Price: Free

Location: Roßmarkt/Rathenauplatz (exit S or U-Bahn Hauptwache)

Times: Please see World Cup schedule (open daily 2 hours prior to game start)

More Information: frankfurt-tourismus.de

Festivals

Rose and Light Festival

Watch Frankfurt’s PalmenGarten park spring to life with candles, lanterns and of course, roses. This three-day festival also incorporates a myriad of activities including tours, seminars, music and plenty of entertainment for the kids. Saturday night the park will play host to a fireworks display, flanked by thousands of tea candles placed throughout the garden.

Price: €5; €2 for children under 14

Location: PalmenGartenTimes: 11th – 13th June, 11am – late

More Information: <a href="http://www.palmengarten-frankfurt.de/

” target=”_blank”>Palmengarten Website

HAMBURG

Ballet

Hamburg Ballet – The Floating World – Seven Haiku of the Moon / Seasons – The Colours of Time

Designed for the Tokyo Ballet in 1989, The Floating World and Seasons was intended to explore Japanese culture via the origins of Japanese “style”, as opposed to simply mimicking modern interpretations of it, according to creator John Neumeier. See the Far East come to life this summer through music and the poetry of dance.

Price: €12 – 77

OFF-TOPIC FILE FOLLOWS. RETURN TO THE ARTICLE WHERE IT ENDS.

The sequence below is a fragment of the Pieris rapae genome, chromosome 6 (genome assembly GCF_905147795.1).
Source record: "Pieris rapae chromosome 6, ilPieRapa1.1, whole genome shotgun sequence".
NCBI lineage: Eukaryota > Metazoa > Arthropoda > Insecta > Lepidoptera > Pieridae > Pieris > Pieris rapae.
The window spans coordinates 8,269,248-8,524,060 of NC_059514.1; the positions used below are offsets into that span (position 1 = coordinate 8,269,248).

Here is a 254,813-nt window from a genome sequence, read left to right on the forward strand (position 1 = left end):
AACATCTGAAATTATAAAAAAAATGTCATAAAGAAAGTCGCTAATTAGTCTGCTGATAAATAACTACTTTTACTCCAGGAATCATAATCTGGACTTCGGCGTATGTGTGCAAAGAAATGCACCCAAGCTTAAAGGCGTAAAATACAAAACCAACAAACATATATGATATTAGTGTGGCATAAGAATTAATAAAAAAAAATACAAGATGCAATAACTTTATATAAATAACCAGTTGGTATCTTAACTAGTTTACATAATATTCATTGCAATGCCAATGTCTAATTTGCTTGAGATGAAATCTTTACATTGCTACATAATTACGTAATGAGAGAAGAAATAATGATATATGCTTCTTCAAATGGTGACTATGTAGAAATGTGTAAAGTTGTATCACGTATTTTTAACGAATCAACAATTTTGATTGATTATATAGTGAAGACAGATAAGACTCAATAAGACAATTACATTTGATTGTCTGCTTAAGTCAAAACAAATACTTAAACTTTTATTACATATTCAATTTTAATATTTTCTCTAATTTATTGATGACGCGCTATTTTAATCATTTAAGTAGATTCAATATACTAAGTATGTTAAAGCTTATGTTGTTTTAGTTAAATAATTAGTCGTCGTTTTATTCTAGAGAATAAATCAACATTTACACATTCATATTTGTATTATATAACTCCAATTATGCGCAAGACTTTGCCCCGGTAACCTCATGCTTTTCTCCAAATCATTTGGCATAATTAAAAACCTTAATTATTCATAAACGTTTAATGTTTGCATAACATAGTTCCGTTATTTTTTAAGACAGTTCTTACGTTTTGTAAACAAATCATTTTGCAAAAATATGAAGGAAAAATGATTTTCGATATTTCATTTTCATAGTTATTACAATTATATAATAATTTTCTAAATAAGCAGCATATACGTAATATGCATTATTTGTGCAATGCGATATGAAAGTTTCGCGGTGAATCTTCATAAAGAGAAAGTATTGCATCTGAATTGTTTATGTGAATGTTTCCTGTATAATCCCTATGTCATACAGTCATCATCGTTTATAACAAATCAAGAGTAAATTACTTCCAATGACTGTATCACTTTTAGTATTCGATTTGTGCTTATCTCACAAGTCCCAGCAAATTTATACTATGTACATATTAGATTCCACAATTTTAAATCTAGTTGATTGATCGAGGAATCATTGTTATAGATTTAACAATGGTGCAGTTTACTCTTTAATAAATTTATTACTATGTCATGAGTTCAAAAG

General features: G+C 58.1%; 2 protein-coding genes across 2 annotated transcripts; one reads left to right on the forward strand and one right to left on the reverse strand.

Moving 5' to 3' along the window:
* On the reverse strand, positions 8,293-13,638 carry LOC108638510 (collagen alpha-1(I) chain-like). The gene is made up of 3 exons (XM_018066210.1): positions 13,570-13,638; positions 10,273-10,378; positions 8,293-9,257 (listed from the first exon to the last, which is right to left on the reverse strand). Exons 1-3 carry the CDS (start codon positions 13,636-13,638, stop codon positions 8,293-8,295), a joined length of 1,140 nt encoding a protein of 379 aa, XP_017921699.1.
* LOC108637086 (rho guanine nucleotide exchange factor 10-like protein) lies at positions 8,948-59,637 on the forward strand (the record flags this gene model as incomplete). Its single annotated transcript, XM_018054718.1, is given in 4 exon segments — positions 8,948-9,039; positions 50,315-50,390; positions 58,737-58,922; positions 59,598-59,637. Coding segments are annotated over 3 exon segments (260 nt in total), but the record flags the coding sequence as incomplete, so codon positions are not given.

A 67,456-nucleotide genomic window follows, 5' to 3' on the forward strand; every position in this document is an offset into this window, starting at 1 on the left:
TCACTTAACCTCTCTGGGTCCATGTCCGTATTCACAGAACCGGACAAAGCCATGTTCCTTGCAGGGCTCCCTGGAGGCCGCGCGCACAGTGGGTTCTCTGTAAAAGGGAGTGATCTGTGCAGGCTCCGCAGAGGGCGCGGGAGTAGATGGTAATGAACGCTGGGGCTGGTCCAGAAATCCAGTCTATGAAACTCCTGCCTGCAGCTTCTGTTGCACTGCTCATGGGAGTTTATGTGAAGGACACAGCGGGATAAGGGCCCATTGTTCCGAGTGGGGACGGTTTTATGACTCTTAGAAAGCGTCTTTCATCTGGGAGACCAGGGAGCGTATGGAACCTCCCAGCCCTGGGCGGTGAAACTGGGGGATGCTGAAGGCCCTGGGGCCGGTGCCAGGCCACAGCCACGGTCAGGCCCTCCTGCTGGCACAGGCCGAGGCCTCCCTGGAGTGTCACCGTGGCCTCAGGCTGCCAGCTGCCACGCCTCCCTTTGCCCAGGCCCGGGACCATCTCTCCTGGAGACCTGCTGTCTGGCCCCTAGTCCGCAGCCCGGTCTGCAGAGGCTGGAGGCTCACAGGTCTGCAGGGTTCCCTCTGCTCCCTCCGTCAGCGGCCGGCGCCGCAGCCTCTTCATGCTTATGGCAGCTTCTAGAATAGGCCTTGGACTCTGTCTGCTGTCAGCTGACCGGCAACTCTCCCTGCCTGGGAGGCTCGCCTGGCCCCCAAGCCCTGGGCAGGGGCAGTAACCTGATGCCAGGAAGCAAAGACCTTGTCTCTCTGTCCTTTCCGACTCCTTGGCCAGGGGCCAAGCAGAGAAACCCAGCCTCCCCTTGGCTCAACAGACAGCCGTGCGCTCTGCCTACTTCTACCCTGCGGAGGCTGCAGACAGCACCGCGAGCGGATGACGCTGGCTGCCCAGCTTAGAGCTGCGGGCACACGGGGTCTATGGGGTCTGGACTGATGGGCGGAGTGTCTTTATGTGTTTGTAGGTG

Location: Hamburgische Staatsoper, Große Theaterstr. 25

Times: 13th June at 6pm, 15th & 24th June at 7:30pm

More Information: Hamburg Ballet Schedule

Art

Rubens, van Dyck, Jordaens: Baroque Art from Antwerp

A bustling merchant city of the 17th century, Antwerp saw the art of the influential Baroque movement manifest itself in a special ways. Artists Peter Paul Rubens along with Anthonis van Dyck and Jacob Jordaens blazed a trail of change for Flemish art with the development of the “plastic” painting technique and new ways of depicting light and movement.

Price: €8 general admission; €5 students; €5 Mondays; Visitors under 18 and Forum members free

Location: Bucerius Kunst Forum, Rathausmarkt 2

Times: 11th June – 19th September, Daily 11am – 7pm (Thurs until 9pm)

Tickets: 040 360 9 960

More Information: Bucerius Kunst Forum

MUNICH

Concert

Saxophone Quartet sonic.art

This award-winning foursome have been going at it since 2005 with European, Asian and North American concerts under their belts. Regular figures at various international festivals around Germany, the quartet focus mainly on works for classical saxophones quartets from the romantic to contemporary periods.

Price: €20; €10 discounted

Location: Small Konzert Hall in the Gasteig, Rosenheimer Str. 5

Times: 12th June, 8pm

Phone: 0180 54 81 81 81

More Information: sonic.art Website

Discussion/Music